New York air reserve base scrimps on energy consumption
As a result of the federal Energy Independence and Security Act of 2007, the Niagara Falls Air Reserve Station (ARS) set a goal of reducing energy costs by 3 percent each year. In addition, ARS facility managers embarked on two additional projects that not only reduced energy usage, but also helped the ARS qualify for rebates from its electricity provider.
The first project helped reduce demand on the base HVAC system. ARS managers installed ceiling fans in the warehouses and aircraft hangars to force hot air down to floor level during the winter season. The fans provide cool air movement during the hot summer months. A door interlock system was added as part of the project. It shuts off the HVAC system when the hangar doors are open for a significant period of time.
The second project required installation of more than 2,700 occupancy sensors and 1,200 smart power strips base-wide. A combination of wired, in-wall occupancy sensors and wireless ceiling-mounted occupancy sensors covers more than 350,000 square feet, amounting to 1.8 million watts of connected power. The sensors provide good coverage, and the wireless sensors allow the station to install additional units as required with no new wiring or complex programming.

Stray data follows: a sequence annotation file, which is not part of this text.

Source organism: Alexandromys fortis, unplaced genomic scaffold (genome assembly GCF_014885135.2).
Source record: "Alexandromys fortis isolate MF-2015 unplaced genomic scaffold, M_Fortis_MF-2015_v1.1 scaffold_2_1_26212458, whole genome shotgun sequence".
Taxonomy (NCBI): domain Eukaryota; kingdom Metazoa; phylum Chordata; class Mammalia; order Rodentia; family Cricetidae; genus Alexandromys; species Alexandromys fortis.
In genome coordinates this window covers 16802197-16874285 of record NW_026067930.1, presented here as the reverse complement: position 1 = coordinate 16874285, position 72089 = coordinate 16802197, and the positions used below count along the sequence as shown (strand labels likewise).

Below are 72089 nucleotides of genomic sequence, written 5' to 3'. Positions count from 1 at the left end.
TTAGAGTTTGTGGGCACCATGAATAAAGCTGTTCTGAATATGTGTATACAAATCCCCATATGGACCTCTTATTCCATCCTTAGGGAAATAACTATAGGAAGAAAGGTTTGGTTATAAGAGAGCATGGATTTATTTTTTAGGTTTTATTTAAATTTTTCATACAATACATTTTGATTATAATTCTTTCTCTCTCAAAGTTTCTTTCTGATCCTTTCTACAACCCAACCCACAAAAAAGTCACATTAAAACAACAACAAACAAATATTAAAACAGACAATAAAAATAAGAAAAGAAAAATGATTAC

The sensors have helped the base achieve energy savings. They automatically turn off lights and fans in restrooms, break rooms, fitness areas, conference rooms, storage closets and hallways. Previously, the lights and fans were left on for 12 to 13 hours a day, despite very low levels of occupancy. The energy-saving projects were completed in January 2014.
“The bottom line is that occupancy sensors have saved nearly one million kilowatt-hours annually, which translates to a cost savings of $84,270,” says Major Matt Heinsler, Project Manager at Air Force Civilian Service.
Those savings, combined with the associated $78,655 total authorized rebate from the station’s electrical energy supplier and more than $3,100 savings from the smart power strips, have helped reduce overall costs, Heinsler says.
“Our Special Energy Devices project has already saved more than $166,000 that the station can redirect toward its people and its mission,” he explains.
Savings from the current project will pay for the equipment installation in three to four years, which means that energy saved over the remaining 6-7 years of estimated project life is a direct cost savings that will be directed toward people and programs, not energy costs. It all adds up to a reinvestment opportunity of $75,000 to $100,000 each year.
“Installing sensors typically saves 40 to 60 percent lighting energy, or even more, when they are used in the kind of spaces that the Niagara Falls ARS identified. That’s money that can be better used for people and programs,” says Andy Wakefield, Director of Government Solutions, Lutron Electronics.
“Layering lighting control strategies or using occupancy sensors in conjunction with the HVAC control can often have an even greater impact over time,” Wakefield adds.
In the photos above: A ceiling sensor controls lighting in the 914th Airlift Wing Headquarters, at the Niagara Falls Air Reserve Station. (Photos provided by U.S. Air Force Tech. Sgt. Andrew Caya).